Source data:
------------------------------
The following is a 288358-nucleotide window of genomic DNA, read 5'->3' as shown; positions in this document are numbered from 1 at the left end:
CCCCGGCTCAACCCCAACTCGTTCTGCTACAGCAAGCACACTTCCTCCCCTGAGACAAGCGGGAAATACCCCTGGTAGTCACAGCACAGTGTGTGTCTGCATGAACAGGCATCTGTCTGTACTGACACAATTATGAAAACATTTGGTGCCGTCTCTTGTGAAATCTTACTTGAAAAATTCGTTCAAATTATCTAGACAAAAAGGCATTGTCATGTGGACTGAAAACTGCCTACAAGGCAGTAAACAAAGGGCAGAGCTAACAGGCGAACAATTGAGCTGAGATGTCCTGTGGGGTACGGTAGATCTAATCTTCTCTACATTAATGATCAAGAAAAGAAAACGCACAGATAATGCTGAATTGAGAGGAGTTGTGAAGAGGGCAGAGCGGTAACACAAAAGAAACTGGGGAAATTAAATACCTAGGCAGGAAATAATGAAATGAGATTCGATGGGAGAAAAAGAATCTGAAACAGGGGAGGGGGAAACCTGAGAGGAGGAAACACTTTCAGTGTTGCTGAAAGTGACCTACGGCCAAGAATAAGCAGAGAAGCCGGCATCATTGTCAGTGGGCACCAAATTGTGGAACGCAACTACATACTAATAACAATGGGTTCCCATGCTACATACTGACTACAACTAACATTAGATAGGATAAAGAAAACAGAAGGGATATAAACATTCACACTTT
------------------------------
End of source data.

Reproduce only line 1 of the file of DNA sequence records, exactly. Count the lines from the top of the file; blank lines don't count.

The following is a 288358-nucleotide window of genomic DNA, read 5'->3' as shown; positions in this document are numbered from 1 at the left end: